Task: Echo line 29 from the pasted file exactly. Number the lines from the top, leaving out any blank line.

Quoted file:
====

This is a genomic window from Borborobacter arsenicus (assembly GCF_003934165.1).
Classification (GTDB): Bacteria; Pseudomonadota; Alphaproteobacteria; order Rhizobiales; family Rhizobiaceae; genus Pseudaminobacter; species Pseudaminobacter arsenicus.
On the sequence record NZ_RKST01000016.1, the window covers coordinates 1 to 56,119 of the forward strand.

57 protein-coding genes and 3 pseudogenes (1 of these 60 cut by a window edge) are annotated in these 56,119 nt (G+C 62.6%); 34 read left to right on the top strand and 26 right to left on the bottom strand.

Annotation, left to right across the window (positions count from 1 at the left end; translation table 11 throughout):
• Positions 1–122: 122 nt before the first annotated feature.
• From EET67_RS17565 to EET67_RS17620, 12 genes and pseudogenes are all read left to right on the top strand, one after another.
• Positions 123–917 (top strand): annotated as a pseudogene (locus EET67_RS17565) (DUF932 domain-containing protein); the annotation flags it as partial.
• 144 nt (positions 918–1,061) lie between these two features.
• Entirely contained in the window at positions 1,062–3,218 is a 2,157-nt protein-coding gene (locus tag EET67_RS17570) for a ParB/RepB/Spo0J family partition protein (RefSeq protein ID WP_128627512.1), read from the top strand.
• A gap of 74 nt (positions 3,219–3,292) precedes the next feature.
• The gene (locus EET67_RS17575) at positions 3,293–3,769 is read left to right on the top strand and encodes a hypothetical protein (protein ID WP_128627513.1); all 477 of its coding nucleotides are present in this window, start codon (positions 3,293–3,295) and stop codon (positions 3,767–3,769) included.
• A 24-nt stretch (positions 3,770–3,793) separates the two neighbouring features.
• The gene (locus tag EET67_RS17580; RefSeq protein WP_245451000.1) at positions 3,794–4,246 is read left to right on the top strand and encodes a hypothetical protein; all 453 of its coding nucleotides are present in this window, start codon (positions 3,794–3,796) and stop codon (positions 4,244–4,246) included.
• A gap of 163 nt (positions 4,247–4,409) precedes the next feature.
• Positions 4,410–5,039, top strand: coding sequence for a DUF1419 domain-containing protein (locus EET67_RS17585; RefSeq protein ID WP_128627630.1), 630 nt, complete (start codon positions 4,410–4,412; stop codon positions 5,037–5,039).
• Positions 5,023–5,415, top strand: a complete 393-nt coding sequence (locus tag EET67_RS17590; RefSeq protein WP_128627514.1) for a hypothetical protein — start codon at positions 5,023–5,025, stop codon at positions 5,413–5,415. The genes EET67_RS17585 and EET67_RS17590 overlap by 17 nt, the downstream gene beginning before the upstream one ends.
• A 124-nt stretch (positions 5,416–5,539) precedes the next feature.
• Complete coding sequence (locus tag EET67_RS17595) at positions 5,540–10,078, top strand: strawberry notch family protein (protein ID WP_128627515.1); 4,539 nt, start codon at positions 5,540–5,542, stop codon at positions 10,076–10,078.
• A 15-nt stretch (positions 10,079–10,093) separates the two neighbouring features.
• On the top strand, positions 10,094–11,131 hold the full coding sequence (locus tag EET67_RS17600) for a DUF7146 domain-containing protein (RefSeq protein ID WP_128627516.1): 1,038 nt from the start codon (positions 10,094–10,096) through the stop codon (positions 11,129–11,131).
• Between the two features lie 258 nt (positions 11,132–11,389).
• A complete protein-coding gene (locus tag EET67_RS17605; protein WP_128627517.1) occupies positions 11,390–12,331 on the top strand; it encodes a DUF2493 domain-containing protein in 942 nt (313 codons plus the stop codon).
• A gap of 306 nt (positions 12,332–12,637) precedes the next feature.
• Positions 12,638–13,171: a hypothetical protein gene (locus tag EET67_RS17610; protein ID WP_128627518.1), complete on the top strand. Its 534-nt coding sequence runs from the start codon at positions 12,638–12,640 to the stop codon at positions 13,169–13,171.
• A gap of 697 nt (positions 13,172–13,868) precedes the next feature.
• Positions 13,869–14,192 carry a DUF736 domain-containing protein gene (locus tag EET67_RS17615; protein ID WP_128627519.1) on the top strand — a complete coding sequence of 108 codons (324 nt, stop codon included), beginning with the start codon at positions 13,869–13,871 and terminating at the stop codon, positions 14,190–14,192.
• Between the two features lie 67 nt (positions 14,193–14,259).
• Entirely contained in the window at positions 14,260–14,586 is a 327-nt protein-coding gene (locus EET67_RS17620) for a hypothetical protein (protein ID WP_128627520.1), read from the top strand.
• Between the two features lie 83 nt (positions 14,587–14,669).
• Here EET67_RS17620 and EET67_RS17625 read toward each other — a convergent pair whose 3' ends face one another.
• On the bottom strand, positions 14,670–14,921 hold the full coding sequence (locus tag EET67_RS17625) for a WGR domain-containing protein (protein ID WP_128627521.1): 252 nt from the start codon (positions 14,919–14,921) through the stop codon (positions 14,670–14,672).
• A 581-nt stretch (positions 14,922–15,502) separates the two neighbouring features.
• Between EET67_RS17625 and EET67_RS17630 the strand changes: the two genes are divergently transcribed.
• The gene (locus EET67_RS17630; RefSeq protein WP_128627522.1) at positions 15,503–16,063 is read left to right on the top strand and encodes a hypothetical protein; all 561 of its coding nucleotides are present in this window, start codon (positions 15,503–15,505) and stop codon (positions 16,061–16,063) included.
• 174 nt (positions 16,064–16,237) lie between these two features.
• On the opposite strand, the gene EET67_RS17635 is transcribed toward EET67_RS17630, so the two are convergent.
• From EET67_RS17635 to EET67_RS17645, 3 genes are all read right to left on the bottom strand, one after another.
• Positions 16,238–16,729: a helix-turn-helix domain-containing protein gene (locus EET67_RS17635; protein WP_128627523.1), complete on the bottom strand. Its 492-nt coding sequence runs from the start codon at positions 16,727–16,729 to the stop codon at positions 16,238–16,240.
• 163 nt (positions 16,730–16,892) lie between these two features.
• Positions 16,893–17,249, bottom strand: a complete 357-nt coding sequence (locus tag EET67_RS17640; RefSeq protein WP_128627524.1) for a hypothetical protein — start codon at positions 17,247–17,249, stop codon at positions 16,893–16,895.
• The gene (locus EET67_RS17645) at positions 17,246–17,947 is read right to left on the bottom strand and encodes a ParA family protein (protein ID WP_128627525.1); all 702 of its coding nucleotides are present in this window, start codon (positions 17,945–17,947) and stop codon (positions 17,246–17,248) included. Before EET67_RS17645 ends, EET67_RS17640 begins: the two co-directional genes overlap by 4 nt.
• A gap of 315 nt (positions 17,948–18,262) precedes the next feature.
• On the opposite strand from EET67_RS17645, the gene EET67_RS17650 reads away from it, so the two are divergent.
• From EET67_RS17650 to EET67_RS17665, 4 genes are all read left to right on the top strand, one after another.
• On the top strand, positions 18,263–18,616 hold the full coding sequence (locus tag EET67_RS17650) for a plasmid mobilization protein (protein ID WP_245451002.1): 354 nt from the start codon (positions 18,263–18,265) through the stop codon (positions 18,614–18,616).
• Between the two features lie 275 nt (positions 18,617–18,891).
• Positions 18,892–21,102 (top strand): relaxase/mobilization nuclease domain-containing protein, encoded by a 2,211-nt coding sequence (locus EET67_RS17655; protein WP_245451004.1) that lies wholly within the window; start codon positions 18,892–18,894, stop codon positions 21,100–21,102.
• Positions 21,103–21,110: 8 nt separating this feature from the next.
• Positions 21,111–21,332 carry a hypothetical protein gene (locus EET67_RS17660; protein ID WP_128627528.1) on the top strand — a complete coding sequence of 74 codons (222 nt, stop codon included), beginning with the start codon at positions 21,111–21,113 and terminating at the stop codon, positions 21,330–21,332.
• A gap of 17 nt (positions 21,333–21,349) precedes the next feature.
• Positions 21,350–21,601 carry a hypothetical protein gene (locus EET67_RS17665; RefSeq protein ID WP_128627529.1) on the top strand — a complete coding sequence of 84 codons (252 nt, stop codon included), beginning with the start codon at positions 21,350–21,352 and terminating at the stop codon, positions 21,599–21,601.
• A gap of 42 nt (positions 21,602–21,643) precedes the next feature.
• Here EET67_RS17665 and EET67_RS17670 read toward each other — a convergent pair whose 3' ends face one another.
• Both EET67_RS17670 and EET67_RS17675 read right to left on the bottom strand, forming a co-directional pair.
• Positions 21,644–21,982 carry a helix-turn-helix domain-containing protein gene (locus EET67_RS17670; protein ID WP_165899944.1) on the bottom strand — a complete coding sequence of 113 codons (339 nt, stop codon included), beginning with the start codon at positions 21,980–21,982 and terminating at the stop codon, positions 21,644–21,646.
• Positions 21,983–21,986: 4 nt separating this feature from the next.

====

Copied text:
• Entirely contained in the window at positions 14,260–14,586 is a 327-nt protein-coding gene (locus EET67_RS17620) for a hypothetical protein (protein ID WP_128627520.1), read from the top strand.